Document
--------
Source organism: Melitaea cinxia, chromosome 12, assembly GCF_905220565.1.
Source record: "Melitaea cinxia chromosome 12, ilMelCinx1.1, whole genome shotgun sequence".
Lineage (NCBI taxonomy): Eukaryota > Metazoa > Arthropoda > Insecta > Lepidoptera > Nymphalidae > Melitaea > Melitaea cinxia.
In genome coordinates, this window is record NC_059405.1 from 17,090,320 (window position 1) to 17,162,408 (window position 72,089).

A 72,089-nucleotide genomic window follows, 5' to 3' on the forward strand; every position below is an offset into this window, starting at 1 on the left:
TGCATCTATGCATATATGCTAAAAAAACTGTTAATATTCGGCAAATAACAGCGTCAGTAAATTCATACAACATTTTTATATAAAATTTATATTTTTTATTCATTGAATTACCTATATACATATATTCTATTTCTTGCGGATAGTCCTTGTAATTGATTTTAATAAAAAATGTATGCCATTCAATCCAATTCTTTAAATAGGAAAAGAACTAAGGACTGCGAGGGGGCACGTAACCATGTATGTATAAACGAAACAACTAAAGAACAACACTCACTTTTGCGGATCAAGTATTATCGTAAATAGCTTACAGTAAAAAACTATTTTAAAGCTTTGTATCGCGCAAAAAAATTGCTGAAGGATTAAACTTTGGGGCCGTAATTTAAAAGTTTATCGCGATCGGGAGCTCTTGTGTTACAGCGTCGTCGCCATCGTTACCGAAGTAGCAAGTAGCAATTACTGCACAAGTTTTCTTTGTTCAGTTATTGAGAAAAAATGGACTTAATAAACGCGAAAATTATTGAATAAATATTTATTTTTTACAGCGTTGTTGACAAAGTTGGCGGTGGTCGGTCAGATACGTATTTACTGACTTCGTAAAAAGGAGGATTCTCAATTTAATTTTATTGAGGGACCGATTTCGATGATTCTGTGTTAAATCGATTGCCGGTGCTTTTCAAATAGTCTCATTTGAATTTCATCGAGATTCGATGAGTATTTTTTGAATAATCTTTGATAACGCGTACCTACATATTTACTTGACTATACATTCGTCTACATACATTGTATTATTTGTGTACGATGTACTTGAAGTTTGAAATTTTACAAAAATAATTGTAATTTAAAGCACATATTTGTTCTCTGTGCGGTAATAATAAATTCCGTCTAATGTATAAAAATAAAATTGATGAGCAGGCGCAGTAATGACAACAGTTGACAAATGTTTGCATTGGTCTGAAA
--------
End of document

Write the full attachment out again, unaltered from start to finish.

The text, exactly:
Source organism: Melitaea cinxia, chromosome 12, assembly GCF_905220565.1.
Source record: "Melitaea cinxia chromosome 12, ilMelCinx1.1, whole genome shotgun sequence".
Lineage (NCBI taxonomy): Eukaryota > Metazoa > Arthropoda > Insecta > Lepidoptera > Nymphalidae > Melitaea > Melitaea cinxia.
In genome coordinates, this window is record NC_059405.1 from 17,090,320 (window position 1) to 17,162,408 (window position 72,089).

A 72,089-nucleotide genomic window follows, 5' to 3' on the forward strand; every position below is an offset into this window, starting at 1 on the left:
TGCATCTATGCATATATGCTAAAAAAACTGTTAATATTCGGCAAATAACAGCGTCAGTAAATTCATACAACATTTTTATATAAAATTTATATTTTTTATTCATTGAATTACCTATATACATATATTCTATTTCTTGCGGATAGTCCTTGTAATTGATTTTAATAAAAAATGTATGCCATTCAATCCAATTCTTTAAATAGGAAAAGAACTAAGGACTGCGAGGGGGCACGTAACCATGTATGTATAAACGAAACAACTAAAGAACAACACTCACTTTTGCGGATCAAGTATTATCGTAAATAGCTTACAGTAAAAAACTATTTTAAAGCTTTGTATCGCGCAAAAAAATTGCTGAAGGATTAAACTTTGGGGCCGTAATTTAAAAGTTTATCGCGATCGGGAGCTCTTGTGTTACAGCGTCGTCGCCATCGTTACCGAAGTAGCAAGTAGCAATTACTGCACAAGTTTTCTTTGTTCAGTTATTGAGAAAAAATGGACTTAATAAACGCGAAAATTATTGAATAAATATTTATTTTTTACAGCGTTGTTGACAAAGTTGGCGGTGGTCGGTCAGATACGTATTTACTGACTTCGTAAAAAGGAGGATTCTCAATTTAATTTTATTGAGGGACCGATTTCGATGATTCTGTGTTAAATCGATTGCCGGTGCTTTTCAAATAGTCTCATTTGAATTTCATCGAGATTCGATGAGTATTTTTTGAATAATCTTTGATAACGCGTACCTACATATTTACTTGACTATACATTCGTCTACATACATTGTATTATTTGTGTACGATGTACTTGAAGTTTGAAATTTTACAAAAATAATTGTAATTTAAAGCACATATTTGTTCTCTGTGCGGTAATAATAAATTCCGTCTAATGTATAAAAATAAAATTGATGAGCAGGCGCAGTAATGACAACAGTTGACAAATGTTTGCATTGGTCTGAAA